In the months since she lost her job, Salani has briefly worked as an accountant at her friend’s family business, but had to give it up when the company’s older accountant returned from his village. “I’m now also making papad and khakhra at home, and selling them through WhatsApp and Facebook,” said Salani, whose attempts at running this home-based business are yet to pay off.
“I am looking for jobs everywhere and have gone for around five interviews, but there are dozens of people applying for every post and often companies prefer hiring younger people who need to be paid less compared to senior staff like me,” she said.
Salani was the primary breadwinner of her family, earning Rs 30,000 a month at the apparel manufacturing company. Along with her husband, a marketing executive who brings home Rs 22,000, she had been able to provide a comfortable life for her 14-year-old daughter. “But this year we have not even been able to pay her annual school fees of Rs 60,000,” said Salani, who is grateful to her daughter’s school for allowing them time to pay their dues.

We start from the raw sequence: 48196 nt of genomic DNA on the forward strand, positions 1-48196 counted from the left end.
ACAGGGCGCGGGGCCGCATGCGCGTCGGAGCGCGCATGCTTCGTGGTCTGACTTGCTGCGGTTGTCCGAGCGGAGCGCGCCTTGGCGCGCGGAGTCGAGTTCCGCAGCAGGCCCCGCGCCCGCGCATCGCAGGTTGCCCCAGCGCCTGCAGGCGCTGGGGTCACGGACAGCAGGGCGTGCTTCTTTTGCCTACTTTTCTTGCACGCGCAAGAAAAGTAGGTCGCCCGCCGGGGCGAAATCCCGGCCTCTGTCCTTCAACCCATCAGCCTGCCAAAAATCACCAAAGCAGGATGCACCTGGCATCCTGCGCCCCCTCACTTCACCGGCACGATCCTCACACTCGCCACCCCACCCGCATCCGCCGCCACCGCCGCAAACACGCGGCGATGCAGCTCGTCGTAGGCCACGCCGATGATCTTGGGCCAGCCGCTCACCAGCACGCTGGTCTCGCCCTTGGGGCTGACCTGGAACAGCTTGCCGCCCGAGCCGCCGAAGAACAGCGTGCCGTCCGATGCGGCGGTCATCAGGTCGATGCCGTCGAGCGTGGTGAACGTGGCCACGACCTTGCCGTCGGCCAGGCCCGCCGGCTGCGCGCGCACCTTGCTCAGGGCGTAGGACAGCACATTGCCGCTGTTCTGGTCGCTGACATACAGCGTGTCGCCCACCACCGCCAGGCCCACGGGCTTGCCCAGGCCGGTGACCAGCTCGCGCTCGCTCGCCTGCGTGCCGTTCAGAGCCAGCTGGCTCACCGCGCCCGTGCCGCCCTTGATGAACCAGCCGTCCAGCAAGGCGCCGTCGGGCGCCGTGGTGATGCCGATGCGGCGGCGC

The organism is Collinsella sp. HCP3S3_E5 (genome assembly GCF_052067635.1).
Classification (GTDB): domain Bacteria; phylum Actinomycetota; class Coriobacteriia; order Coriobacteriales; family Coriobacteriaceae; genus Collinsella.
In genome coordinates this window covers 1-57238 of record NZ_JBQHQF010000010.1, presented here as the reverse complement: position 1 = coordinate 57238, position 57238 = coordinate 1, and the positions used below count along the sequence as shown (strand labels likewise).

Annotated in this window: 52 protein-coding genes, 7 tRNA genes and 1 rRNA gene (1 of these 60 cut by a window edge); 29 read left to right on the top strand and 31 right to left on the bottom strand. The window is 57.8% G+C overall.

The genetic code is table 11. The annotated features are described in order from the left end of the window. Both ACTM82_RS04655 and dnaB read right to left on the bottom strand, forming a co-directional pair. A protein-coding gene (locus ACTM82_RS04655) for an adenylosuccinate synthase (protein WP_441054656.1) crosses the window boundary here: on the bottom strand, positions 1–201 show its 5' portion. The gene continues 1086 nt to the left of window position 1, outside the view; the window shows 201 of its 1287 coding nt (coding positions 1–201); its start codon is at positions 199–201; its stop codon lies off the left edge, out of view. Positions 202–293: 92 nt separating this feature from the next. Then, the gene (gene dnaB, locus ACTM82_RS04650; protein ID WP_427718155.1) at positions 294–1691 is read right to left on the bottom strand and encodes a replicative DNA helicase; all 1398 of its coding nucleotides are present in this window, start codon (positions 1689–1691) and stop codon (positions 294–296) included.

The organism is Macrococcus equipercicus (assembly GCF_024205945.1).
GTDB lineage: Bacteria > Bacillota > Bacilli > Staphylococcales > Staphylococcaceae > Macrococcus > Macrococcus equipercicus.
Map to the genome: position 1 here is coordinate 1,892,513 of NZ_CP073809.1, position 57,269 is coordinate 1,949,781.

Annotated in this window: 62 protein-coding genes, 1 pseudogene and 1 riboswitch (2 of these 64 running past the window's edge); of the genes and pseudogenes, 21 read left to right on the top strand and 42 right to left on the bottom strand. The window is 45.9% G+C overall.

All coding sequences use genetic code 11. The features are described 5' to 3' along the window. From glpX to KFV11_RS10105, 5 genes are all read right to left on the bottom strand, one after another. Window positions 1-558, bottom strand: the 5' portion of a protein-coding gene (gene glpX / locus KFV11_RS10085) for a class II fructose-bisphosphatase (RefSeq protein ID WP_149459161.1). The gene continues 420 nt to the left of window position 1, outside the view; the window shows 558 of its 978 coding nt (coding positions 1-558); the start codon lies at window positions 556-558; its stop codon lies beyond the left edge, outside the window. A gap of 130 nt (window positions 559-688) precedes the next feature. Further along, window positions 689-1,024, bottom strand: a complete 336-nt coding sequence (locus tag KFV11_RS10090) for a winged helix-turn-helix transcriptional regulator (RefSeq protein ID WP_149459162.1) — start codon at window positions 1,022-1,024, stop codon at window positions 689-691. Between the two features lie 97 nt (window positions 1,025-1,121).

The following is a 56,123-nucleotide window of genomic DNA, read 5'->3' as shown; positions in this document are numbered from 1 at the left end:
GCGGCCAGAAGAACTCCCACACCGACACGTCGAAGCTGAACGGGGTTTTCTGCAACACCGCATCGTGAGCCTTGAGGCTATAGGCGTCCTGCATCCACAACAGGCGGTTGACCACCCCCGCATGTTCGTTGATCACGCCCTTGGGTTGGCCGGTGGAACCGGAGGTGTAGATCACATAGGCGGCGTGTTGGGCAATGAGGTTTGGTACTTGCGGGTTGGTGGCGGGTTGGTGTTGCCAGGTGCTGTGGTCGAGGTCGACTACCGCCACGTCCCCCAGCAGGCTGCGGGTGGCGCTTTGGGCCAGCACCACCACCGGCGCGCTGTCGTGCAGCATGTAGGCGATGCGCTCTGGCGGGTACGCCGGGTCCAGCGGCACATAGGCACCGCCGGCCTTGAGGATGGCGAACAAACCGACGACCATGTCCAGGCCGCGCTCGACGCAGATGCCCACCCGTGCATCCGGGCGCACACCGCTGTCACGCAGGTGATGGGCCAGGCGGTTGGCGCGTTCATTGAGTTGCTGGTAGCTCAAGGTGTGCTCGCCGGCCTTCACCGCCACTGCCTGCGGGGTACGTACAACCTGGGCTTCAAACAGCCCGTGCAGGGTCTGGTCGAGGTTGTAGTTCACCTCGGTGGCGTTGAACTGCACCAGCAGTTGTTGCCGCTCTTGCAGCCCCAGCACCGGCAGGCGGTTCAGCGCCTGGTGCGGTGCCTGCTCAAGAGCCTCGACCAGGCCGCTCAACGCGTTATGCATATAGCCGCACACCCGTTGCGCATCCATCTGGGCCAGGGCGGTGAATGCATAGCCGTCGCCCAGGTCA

Salani is also grateful that her family owns their one-room-kitchen home in Vasai, exempting her from the stress of monthly rent. But with a drastic change in their monthly income, the family has had to make changes to their daily eating habits. “We are eating more of the vegetables that are cheaper and less of oil, onions and expensive vegetables,” said Salani. “So far my daughter is coping with this change very well, but I hope that in this Budget, the government provides some relief measures for people who have lost salaried jobs, like me.”
‘A terrible time to be unemployed’
Dhaval Mishra, 33, Gurgaon
Last employed as a manager in a travel company
A year ago, Dhaval Mishra (name changed) thought he was on his way to be promoted to the head of his marketing team at the travel and tourism company he had joined in 2014. Instead, during appraisal season in April 2020, he was asked to leave the company along with 12 others on his team.
“Logically, I can understand it – the pandemic killed the travel industry and the company had to make some hard choices,” said Mishra, a 33-year-old resident of Gurgaon. “But my son had just been born in January  and my wife had quit her job because of complications during pregnancy. It was a terrible time to be unemployed.”
Nine months since his job loss, neither Mishra nor his wife – a school teacher – have been able to get back into the salaried workforce. “We are in two different fields, but we hear the same thing wherever we apply for jobs – there is a freeze in hiring right now, we should try again in a few months.”